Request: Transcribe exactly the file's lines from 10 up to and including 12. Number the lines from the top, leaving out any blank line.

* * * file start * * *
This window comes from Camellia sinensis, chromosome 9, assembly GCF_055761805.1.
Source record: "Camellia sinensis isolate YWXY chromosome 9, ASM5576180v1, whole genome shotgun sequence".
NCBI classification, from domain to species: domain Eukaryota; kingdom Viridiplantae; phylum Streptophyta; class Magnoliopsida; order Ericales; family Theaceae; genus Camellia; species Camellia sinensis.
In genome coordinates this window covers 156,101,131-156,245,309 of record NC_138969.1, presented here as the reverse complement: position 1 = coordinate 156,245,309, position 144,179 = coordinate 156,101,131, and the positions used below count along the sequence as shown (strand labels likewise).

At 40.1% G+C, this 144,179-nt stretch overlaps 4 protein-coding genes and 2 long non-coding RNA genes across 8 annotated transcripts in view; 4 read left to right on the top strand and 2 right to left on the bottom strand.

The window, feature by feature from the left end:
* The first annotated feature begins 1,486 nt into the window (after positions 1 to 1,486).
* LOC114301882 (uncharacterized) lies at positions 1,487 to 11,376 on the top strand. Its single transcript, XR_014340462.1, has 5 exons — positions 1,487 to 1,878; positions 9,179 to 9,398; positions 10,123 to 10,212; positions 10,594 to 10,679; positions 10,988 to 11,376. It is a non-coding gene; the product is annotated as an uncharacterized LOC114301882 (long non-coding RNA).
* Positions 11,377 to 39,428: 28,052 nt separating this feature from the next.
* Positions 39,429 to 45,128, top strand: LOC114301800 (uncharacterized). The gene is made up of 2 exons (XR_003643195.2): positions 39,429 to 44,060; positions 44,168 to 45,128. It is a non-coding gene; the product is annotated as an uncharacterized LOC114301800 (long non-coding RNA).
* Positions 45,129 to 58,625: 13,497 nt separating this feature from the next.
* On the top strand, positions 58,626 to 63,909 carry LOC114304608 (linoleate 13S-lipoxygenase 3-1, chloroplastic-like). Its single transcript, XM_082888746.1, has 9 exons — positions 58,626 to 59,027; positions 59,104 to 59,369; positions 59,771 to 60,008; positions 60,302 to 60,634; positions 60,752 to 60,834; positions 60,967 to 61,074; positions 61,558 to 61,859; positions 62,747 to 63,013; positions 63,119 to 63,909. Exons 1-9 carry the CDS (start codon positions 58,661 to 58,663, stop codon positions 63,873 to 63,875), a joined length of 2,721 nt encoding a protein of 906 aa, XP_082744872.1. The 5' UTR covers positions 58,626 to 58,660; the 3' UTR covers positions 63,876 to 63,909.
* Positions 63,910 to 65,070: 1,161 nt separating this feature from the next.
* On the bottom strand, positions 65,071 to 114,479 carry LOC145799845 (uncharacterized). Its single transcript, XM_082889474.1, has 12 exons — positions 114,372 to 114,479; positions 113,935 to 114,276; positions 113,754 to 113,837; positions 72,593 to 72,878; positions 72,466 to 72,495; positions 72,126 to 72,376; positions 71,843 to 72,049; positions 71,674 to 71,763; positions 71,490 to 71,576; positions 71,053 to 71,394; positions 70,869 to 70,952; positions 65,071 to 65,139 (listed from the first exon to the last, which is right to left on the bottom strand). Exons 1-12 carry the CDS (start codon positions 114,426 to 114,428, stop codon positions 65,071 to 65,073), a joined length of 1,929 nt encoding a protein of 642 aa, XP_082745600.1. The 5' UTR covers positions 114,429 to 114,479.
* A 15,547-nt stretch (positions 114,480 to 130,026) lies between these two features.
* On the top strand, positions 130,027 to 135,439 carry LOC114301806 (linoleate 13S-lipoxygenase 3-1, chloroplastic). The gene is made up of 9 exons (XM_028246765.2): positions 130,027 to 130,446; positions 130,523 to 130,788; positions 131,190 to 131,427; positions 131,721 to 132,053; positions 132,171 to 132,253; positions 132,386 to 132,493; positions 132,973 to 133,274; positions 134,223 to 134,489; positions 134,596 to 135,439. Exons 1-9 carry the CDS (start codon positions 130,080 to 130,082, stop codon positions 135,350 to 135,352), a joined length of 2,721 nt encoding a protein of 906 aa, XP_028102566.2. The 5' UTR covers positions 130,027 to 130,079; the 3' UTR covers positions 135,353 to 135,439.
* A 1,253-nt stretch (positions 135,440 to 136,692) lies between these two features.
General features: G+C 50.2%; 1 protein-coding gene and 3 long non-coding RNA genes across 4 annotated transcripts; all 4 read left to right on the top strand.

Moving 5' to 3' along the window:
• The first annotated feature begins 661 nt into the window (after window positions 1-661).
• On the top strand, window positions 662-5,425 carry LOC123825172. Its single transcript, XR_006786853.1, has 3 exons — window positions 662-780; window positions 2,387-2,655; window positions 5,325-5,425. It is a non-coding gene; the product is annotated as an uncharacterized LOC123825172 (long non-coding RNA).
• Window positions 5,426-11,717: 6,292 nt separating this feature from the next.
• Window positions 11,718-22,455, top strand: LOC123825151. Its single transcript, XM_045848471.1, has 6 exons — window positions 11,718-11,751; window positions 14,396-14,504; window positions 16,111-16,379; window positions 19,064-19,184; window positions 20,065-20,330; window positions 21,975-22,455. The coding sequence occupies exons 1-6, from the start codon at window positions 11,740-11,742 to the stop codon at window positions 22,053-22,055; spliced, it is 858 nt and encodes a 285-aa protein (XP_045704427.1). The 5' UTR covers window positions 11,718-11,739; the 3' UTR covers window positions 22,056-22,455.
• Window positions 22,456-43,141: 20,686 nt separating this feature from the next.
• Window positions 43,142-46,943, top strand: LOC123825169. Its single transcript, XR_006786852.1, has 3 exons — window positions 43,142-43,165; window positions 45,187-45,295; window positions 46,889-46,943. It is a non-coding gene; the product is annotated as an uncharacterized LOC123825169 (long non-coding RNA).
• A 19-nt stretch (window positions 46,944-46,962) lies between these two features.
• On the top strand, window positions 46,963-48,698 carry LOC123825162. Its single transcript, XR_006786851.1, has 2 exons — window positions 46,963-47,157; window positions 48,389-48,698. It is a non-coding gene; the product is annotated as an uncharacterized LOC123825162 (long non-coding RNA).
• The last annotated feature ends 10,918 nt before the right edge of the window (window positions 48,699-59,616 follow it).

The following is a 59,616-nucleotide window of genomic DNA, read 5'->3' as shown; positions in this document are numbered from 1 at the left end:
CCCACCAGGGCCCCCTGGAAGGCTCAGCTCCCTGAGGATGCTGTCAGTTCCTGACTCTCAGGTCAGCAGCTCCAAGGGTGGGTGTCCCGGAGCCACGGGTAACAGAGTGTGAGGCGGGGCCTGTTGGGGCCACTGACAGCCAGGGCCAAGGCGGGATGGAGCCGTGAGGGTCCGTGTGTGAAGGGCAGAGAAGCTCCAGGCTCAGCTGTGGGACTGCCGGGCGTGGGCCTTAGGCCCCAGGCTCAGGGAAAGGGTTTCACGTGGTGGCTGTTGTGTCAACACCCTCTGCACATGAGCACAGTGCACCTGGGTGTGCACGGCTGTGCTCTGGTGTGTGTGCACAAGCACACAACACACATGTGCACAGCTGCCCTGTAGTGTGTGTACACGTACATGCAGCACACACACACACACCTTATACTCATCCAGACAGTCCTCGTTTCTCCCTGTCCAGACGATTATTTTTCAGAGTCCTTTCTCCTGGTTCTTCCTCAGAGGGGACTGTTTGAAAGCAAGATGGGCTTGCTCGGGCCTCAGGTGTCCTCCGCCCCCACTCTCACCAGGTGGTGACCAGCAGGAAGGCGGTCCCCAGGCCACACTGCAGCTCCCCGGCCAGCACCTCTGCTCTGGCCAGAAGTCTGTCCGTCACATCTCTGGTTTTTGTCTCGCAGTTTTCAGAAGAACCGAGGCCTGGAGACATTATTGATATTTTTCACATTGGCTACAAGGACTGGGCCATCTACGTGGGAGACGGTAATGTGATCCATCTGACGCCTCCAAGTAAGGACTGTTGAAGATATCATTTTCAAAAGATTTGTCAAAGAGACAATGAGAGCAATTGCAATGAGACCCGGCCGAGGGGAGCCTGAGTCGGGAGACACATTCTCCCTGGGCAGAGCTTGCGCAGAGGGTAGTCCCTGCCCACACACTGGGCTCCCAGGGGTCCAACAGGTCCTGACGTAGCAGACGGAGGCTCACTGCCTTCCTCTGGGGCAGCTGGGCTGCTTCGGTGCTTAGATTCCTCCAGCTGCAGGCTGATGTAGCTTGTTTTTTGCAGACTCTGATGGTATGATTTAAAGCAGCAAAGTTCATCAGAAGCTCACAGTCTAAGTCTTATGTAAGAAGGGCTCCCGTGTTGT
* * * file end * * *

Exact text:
* Positions 39,429 to 45,128, top strand: LOC114301800 (uncharacterized). The gene is made up of 2 exons (XR_003643195.2): positions 39,429 to 44,060; positions 44,168 to 45,128. It is a non-coding gene; the product is annotated as an uncharacterized LOC114301800 (long non-coding RNA).
* Positions 45,129 to 58,625: 13,497 nt separating this feature from the next.
* On the top strand, positions 58,626 to 63,909 carry LOC114304608 (linoleate 13S-lipoxygenase 3-1, chloroplastic-like). Its single transcript, XM_082888746.1, has 9 exons — positions 58,626 to 59,027; positions 59,104 to 59,369; positions 59,771 to 60,008; positions 60,302 to 60,634; positions 60,752 to 60,834; positions 60,967 to 61,074; positions 61,558 to 61,859; positions 62,747 to 63,013; positions 63,119 to 63,909. Exons 1-9 carry the CDS (start codon positions 58,661 to 58,663, stop codon positions 63,873 to 63,875), a joined length of 2,721 nt encoding a protein of 906 aa, XP_082744872.1. The 5' UTR covers positions 58,626 to 58,660; the 3' UTR covers positions 63,876 to 63,909.